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Open Access Highly Accessed Research article

Phylogeny and biogeography of African Murinae based on mitochondrial and nuclear gene sequences, with a new tribal classification of the subfamily

Emilie Lecompte12, Ken Aplin3, Christiane Denys1, François Catzeflis4, Marion Chades4 and Pascale Chevret45*

Author Affiliations

1 UMR CNRS 5202, Origine, Structure et Evolution de la Biodiversité, Département Systématique et Evolution, Muséum National d'Histoire Naturelle, 55 rue Buffon, 75005 Paris, France

2 UMR CNRS/UPS 5174 "Evolution et Diversité Biologique" EDB, Université Paul Sabatier, Bat. 4R3, 118 route de Narbonne, 31062 Toulouse cedex 9, France

3 Australian National Wildlife Collection, CSIRO Division of Sustainable Ecosystems, GPO Box 284, Canberra, ACT 2601, Australia

4 Laboratoire de Paléontologie, Phylogénie et Paléobiologie – CC064, Institut des Sciences de l'Evolution (UMR 5554/CNRS), Université Montpellier II, Place E. Bataillon, 34 095 Montpellier Cedex 05, France

5 Equipe Zoologie Moléculaire, Institut de Génomique Fonctionnelle de Lyon, Université de Lyon, CNRS, INRA, ENS de Lyon 46, Allée d'Italie 69007 Lyon, France

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BMC Evolutionary Biology 2008, 8:199  doi:10.1186/1471-2148-8-199

Published: 10 July 2008

Abstract

Background

Within the subfamily Murinae, African murines represent 25% of species biodiversity, making this group ideal for detailed studies of the patterns and timing of diversification of the African endemic fauna and its relationships with Asia. Here we report the results of phylogenetic analyses of the endemic African murines through a broad sampling of murine diversity from all their distribution area, based on the mitochondrial cytochrome b gene and the two nuclear gene fragments (IRBP exon 1 and GHR).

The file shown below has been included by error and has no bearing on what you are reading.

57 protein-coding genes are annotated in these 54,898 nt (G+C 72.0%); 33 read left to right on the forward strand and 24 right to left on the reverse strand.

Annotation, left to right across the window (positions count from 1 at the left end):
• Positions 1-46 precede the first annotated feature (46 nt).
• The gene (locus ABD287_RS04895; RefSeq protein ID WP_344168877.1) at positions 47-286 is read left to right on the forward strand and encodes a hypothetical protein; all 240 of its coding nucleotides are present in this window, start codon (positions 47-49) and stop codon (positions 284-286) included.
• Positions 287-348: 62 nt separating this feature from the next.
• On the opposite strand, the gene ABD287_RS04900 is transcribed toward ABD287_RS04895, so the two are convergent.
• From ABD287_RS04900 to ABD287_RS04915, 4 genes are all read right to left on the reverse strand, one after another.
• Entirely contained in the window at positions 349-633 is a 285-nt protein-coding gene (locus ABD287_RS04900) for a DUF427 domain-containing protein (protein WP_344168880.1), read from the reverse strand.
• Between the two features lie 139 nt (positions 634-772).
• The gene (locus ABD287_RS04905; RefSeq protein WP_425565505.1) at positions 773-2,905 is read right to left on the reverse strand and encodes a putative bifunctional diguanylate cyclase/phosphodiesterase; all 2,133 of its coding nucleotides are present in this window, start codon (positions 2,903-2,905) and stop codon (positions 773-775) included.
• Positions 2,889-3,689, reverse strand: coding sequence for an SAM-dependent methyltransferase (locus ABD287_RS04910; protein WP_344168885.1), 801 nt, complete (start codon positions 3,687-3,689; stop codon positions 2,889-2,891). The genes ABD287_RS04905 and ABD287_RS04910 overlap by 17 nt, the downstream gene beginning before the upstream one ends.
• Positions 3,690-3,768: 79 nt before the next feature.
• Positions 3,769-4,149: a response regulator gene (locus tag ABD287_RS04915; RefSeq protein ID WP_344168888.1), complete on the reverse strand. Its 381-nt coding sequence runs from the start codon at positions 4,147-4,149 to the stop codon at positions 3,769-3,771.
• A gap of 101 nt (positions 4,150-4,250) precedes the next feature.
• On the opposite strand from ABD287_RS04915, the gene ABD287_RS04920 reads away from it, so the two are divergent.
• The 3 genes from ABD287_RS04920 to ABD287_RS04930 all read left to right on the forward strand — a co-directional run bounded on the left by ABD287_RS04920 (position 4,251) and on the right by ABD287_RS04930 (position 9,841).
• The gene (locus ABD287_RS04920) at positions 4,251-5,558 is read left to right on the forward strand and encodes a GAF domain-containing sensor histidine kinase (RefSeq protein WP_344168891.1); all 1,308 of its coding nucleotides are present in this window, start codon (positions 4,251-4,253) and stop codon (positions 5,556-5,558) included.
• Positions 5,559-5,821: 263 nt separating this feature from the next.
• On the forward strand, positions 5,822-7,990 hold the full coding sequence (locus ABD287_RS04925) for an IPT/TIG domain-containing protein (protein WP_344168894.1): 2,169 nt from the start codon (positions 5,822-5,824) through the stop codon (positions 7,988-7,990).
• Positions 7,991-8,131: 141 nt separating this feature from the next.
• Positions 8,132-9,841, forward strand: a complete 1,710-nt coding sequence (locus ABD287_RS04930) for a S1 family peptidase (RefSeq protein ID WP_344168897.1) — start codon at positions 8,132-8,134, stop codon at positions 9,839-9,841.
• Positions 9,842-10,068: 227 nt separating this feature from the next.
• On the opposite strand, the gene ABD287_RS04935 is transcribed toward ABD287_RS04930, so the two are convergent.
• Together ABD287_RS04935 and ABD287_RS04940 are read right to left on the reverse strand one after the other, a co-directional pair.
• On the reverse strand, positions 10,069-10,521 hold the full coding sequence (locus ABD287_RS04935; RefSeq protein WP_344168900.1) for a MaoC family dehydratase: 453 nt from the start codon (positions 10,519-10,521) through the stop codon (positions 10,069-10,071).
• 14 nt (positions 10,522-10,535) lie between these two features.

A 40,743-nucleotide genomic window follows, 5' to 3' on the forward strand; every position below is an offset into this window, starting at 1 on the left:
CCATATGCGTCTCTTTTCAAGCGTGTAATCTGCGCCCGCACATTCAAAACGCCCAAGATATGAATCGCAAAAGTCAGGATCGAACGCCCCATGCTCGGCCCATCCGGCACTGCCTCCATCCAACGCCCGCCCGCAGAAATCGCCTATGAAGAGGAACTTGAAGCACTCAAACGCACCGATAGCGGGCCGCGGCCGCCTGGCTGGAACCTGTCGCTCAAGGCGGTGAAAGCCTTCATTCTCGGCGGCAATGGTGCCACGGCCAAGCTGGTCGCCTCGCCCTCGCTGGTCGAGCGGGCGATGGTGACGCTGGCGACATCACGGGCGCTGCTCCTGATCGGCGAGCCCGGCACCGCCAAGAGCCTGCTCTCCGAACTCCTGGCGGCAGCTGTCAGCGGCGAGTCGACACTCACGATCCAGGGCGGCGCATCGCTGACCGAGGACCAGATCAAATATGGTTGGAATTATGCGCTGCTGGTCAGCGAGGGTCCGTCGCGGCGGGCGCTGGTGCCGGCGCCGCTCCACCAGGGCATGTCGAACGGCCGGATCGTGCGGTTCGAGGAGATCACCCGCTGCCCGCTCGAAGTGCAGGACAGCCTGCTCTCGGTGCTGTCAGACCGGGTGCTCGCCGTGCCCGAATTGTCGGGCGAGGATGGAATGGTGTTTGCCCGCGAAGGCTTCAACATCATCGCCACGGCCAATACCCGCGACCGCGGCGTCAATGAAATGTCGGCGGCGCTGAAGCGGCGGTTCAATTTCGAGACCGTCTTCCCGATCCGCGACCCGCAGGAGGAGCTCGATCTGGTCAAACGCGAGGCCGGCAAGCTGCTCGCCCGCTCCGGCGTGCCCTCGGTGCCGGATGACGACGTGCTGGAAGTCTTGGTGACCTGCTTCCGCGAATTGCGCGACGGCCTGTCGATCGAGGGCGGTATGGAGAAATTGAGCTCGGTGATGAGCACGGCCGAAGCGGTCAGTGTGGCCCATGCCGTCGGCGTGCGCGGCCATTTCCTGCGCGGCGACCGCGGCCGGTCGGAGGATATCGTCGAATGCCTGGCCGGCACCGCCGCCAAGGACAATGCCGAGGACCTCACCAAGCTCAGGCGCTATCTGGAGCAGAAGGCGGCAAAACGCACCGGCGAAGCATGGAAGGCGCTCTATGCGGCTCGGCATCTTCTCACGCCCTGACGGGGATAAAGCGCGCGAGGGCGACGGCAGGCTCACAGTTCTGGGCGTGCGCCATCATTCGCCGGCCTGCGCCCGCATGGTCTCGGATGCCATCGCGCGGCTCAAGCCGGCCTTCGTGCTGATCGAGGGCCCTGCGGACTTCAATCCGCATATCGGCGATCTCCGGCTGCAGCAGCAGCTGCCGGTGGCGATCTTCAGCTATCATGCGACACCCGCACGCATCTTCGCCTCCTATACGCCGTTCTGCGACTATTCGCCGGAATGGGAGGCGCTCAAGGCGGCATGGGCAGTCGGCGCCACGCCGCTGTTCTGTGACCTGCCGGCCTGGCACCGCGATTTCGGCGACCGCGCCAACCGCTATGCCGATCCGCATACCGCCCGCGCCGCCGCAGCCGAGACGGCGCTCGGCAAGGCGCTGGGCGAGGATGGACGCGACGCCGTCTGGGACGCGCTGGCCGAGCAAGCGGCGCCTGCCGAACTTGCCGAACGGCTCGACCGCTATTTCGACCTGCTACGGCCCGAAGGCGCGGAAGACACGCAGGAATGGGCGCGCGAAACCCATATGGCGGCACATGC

Results

A combined analysis of one mitochondrial and two nuclear gene sequences consistently identified and robustly supported ten primary lineages within Murinae. We propose to formalize a new tribal arrangement within the Murinae that reflects this phylogeny. The diverse African murine assemblage includes members of five of the ten tribes and clearly derives from multiple faunal exchanges between Africa and Eurasia. Molecular dating analyses using a relaxed Bayesian molecular clock put the first colonization of Africa around 11 Mya, which is consistent with the fossil record. The main period of African murine diversification occurred later following disruption of the migration route between Africa and Asia about 7–9 Mya. A second period of interchange, dating to around 5–6.5 Mya, saw the arrival in Africa of Mus (leading to the speciose endemic Nannomys), and explains the appearance of several distinctive African lineages in the late Miocene and Pliocene fossil record of Eurasia.

Conclusion

Our molecular survey of Murinae, which includes the most complete sampling so far of African taxa, indicates that there were at least four separate radiations within the African region, as well as several phases of dispersal between Asia and Africa during the last 12 My. We also reconstruct the phylogenetic structure of the Murinae, and propose a new classification at tribal level for this traditionally problematic group.